But while there are certainly plenty of cases of retailers using throwing their weight around, many companies are becoming increasingly reliant on their contracts with the multiple grocers, so much so that some will go out of their way to adapt their own business model to that of their biggest customers.
The latest company to go down this route is British salad maker Geest, which last week announced that it was considering forming a separate company dedicated entirely to the Asda supermarket chain.
Asda is already one of Geest's most important customers - the import business of its English Village Salads (EVS) is dedicated entirely to the retailer - and it is hoping to strengthen this position through a merger of EVS' import arm with Thames Fruit, an independent company which is the exclusive importer of citrus fruits and melons for Asda.
Geest's proposal is to merge these two businesses into a new unit, for now simply called NewCo, in which it would take a 76 per cent stake. The remaining 24 per cent would be held by Emilio Teresa, the owner of Thames Fruit.
Although Geest would not transfer any assets to NewCo, the change of structure would affect around half of EVS' total turnover - some £65 million. Thames Fruit, on the other hand, would transfer around £1 million of assets to NewCo, with some £60 million in sales also being affected.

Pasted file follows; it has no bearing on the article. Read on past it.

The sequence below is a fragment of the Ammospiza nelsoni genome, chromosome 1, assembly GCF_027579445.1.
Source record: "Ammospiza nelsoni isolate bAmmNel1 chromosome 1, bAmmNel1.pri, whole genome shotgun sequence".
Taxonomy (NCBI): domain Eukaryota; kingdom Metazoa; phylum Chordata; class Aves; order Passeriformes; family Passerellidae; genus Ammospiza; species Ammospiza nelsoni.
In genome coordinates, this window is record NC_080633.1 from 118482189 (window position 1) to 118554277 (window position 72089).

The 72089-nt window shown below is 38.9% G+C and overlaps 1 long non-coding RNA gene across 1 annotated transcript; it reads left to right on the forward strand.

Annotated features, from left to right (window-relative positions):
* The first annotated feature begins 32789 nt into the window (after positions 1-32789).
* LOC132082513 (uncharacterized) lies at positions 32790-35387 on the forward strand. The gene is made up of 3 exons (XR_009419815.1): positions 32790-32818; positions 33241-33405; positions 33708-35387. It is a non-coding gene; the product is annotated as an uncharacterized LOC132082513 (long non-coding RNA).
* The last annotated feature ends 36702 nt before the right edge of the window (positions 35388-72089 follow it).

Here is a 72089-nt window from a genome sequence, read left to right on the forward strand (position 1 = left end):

EVS would continue to supply Asda with produce sourced from the domestic market, and would not be affected by move, Geest said.
"Through a supply contract with Asda, NewCo would become its agent for imported produce and therefore the turnover definition would change," Geest said in a statement. "Consequently, NewCo is expected to report an estimated annualised service income of some £29 million and an annualised profit before tax of £1.6 million in its first year of operation."
Geest said it expected the agreement to be finalised in January 2004 and NewCo to become operational in the second half of 2004.
"Should Asda wish to terminate the supply contract, it would give two years' notice to buy out NewCo at net asset value and assume all employee responsibilities," the company said.
Back in September, Geest stressed the growing importance of its retail business, which it said had contributed strongly to a 10 per cent increase in first half sales to to £422.9 million. New contracts with retailers - and the diversification of the latter into different store formats such as convenience stores - have given a major impetus to innovation at the group, which launched some 450 new products during the first six months.
"Our customers [the major retail chains] continue to demonstrate their commitment to investing in convenience stores, a format which favours high quality, innovative, fresh prepared foods," said Gareth Voyle, Geest chief executive, adding at the time that the company would continue to invest in this business to tap this potential.